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Publication Detail
A Trial of a Shorter Regimen for Rifampin-Resistant Tuberculosis
  • Publication Type:
    Journal article
  • Publication Sub Type:
    Article
  • Authors:
    Nunn AJ, Phillips PPJ, Meredith SK, Chiang C-Y, Conradie F, Dalai D, van Deun A, Dat P-T, Lan N, Master I, Mebrahtu T, Meressa D, Moodliar R, Ngubane N, Sanders K, Squire SB, Torrea G, Tsogt B, Rusen ID, STREAM Study Collaborators
  • Publisher:
    Massachusetts Medical Society
  • Publication date:
    28/03/2019
  • Journal:
    New England Journal of Medicine
  • Status:
    Published online
  • Country:
    United States
  • Print ISSN:
    0028-4793
  • Language:
    eng
Abstract
BACKGROUND: Cohort studies in Bangladesh showed promising cure rates among patients with multidrug-resistant tuberculosis who received existing drugs in regimens shorter than that recommended by the World Health Organization (WHO) in 2011. METHODS: We conducted a phase 3 noninferiority trial in participants with rifampin-resistant tuberculosis that was susceptible to fluoroquinolones and aminoglycosides. Participants were randomly assigned, in a 2:1 ratio, to receive a short regimen (9 to 11 months) that included high-dose moxifloxacin or a long regimen (20 months) that followed the 2011 WHO guidelines. The primary efficacy outcome was a favorable status at 132 weeks, defined by cultures negative for Mycobacterium tuberculosis at 132 weeks and at a previous occasion, with no intervening positive culture or previous unfavorable outcome. An upper 95% confidence limit for the between-group difference in favorable status that was 10 percentage points or less was used to determine noninferiority. RESULTS: Of 424 participants who underwent randomization, 383 were included in the modified intention-to-treat population. Favorable status was reported in 79.8% of participants in the long-regimen group and in 78.8% of those in the short-regimen group - a difference, with adjustment for human immunodeficiency virus status, of 1.0 percentage point (95% confidence interval [CI], -7.5 to 9.5) (Pā€‰=ā€‰0.02 for noninferiority). The results with respect to noninferiority were consistent among the 321 participants in the per-protocol population (adjusted difference, -0.7 percentage points; 95% CI, -10.5 to 9.1). An adverse event of grade 3 or higher occurred in 45.4% of participants in the long-regimen group and in 48.2% in the short-regimen group. Prolongation of either the QT interval or the corrected QT interval (calculated with Fridericia's formula) to 500 msec occurred in 11.0% of participants in the short-regimen group, as compared with 6.4% in the long-regimen group (Pā€‰=ā€‰0.14); because of the greater incidence in the short-regimen group, participants were closely monitored and some received medication adjustments. Death occurred in 8.5% of participants in the short-regimen group and in 6.4% in the long-regimen group, and acquired resistance to fluoroquinolones or aminoglycosides occurred in 3.3% and 2.3%, respectively. CONCLUSIONS: In persons with rifampin-resistant tuberculosis that was susceptible to fluoroquinolones and aminoglycosides, a short regimen was noninferior to a long regimen with respect to the primary efficacy outcome and was similar to the long regimen in terms of safety. (Funded by the U.S. Agency for International Development and others; Current Controlled Trials number, ISRCTN78372190; ClinicalTrials.gov number, NCT02409290.).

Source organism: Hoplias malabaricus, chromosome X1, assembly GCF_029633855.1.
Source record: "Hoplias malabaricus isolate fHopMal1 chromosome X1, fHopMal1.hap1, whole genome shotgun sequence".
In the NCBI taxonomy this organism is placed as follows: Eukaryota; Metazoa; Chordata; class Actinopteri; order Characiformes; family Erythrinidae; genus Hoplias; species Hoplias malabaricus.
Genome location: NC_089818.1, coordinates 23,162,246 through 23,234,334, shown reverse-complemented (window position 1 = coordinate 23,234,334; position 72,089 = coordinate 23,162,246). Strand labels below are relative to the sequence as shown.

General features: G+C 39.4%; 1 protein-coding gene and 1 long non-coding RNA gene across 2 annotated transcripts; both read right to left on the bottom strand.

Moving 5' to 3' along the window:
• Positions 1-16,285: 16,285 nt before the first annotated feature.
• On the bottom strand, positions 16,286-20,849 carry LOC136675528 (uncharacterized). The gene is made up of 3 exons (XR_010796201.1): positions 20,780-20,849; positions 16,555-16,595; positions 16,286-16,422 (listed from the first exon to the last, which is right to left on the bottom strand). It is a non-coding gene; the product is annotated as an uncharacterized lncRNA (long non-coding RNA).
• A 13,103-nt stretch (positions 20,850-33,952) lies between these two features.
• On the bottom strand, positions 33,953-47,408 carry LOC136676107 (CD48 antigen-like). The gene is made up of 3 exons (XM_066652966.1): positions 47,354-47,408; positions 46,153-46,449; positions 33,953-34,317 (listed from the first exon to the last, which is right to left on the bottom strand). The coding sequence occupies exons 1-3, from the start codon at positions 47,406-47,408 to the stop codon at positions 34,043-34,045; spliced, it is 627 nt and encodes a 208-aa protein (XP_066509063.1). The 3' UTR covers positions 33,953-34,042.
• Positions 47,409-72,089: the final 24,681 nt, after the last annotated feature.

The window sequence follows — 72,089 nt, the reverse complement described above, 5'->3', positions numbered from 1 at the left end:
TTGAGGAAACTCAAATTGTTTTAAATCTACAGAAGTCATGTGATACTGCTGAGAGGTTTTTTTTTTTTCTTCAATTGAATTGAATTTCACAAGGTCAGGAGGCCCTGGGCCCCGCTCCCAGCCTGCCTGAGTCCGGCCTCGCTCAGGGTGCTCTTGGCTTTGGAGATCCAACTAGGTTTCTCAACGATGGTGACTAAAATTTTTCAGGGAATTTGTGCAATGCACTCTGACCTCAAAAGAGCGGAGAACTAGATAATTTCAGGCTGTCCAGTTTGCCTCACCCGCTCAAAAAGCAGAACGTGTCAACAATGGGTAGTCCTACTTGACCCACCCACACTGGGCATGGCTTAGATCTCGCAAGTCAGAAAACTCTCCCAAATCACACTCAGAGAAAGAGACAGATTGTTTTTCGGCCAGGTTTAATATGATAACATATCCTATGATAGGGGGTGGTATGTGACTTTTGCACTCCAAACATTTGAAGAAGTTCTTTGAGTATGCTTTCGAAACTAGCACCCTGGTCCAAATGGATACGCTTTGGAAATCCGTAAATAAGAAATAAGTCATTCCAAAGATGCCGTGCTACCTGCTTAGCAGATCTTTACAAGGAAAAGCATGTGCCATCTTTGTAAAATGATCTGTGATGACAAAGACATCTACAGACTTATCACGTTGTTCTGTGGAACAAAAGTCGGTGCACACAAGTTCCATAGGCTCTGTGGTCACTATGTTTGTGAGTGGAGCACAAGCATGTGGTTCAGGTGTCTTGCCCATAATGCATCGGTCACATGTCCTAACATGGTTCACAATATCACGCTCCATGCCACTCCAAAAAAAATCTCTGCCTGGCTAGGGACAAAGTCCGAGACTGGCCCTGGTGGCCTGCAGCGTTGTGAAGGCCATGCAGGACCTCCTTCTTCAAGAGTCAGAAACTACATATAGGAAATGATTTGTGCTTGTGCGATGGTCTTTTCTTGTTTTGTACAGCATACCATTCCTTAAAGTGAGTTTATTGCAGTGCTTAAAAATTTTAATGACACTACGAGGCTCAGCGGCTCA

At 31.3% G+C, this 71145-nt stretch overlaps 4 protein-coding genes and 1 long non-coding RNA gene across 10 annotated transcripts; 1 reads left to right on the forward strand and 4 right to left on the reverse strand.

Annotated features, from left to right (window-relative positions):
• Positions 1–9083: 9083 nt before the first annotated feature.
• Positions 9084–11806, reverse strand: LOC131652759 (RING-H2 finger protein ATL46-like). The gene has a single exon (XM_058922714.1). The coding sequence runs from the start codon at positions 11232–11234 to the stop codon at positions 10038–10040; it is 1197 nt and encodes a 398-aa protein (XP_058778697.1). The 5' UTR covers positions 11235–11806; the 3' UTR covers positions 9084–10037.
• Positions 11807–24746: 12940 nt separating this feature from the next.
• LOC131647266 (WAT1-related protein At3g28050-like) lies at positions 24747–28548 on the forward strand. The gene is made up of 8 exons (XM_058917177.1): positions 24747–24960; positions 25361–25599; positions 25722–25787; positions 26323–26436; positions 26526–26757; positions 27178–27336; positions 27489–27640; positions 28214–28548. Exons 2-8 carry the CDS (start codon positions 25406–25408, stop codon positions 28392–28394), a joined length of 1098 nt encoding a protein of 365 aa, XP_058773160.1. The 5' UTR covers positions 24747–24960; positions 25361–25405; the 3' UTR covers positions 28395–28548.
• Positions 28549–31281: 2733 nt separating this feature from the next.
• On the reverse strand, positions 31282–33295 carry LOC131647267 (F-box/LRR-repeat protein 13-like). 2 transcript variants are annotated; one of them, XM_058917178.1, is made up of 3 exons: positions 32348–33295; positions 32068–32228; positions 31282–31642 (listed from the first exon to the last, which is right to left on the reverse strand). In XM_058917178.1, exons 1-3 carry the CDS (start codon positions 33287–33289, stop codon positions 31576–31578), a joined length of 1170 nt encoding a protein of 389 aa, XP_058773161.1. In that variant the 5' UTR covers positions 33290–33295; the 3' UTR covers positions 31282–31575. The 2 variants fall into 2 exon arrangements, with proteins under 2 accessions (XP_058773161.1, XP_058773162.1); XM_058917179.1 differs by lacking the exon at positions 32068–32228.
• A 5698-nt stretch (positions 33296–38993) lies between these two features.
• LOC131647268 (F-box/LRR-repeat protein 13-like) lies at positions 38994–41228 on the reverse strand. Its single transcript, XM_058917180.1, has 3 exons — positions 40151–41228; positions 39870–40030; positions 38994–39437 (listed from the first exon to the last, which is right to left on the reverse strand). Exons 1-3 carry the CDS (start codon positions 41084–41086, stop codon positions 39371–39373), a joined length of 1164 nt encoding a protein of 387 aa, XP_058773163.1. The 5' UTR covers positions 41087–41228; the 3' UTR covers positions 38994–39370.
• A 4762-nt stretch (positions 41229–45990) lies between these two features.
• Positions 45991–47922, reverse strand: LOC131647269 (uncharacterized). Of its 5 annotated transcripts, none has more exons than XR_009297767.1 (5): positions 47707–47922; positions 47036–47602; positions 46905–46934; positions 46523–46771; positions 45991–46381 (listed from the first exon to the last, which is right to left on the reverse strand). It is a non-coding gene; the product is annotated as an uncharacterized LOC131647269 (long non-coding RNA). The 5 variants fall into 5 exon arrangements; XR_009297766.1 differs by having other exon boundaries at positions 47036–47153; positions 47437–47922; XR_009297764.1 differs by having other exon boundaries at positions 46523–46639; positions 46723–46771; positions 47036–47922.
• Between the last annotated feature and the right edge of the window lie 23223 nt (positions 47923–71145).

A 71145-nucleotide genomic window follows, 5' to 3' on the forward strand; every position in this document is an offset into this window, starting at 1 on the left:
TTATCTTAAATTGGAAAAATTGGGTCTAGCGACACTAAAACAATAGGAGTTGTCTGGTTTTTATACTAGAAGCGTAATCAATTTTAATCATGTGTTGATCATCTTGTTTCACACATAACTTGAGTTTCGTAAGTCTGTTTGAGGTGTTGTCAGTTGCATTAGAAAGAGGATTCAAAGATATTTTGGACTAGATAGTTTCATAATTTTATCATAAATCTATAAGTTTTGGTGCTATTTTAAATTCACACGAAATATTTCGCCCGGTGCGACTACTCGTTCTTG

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MRC Clinical Trials Unit at UCL
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MRC Clinical Trials Unit at UCL
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MRC Clinical Trials Unit at UCL
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